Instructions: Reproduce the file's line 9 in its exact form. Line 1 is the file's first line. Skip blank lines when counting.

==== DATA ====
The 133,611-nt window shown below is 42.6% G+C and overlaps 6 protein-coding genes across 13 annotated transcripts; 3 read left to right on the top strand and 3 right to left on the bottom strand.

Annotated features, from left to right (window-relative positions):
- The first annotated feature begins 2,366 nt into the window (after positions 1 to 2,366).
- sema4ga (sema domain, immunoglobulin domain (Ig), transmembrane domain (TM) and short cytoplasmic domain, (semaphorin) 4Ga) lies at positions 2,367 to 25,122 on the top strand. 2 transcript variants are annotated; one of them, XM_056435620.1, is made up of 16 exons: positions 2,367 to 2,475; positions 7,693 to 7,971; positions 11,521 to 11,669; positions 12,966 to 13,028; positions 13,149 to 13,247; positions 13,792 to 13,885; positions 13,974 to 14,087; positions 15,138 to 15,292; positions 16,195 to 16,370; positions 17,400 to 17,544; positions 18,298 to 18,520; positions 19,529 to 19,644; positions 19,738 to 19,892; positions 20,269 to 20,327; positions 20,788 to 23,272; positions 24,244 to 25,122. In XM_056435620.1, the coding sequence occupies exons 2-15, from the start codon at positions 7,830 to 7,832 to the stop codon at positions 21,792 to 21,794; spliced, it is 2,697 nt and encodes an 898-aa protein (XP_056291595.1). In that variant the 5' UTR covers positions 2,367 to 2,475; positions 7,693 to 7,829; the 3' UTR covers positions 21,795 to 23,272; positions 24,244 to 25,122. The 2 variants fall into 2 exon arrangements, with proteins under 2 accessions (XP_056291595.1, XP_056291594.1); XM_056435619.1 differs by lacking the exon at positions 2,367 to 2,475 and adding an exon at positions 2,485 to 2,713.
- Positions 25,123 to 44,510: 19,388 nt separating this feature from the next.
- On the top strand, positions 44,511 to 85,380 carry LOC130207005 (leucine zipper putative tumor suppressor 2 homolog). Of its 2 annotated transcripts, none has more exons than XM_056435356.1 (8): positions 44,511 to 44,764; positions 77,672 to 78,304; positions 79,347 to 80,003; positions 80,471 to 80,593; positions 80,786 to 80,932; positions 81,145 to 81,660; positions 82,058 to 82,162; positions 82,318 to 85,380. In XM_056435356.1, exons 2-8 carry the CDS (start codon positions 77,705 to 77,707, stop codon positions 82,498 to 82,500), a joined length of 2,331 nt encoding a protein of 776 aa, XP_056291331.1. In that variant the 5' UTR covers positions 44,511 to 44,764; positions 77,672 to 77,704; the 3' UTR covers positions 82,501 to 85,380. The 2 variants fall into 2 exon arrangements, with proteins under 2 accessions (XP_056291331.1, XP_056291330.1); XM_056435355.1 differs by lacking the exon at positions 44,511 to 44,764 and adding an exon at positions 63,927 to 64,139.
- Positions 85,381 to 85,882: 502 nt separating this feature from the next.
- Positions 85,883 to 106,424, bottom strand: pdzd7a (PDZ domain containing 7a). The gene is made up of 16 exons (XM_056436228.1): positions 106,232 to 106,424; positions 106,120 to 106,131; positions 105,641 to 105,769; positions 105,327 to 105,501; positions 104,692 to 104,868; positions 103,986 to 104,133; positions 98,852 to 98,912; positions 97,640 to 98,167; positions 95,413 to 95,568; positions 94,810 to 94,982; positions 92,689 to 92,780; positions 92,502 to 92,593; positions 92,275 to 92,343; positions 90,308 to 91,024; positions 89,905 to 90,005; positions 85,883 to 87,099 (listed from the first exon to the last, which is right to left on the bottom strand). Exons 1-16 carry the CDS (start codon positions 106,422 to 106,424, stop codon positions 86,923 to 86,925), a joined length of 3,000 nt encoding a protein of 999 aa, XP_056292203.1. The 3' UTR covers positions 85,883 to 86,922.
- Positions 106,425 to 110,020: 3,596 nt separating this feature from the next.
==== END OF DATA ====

- Positions 106,425 to 110,020: 3,596 nt separating this feature from the next.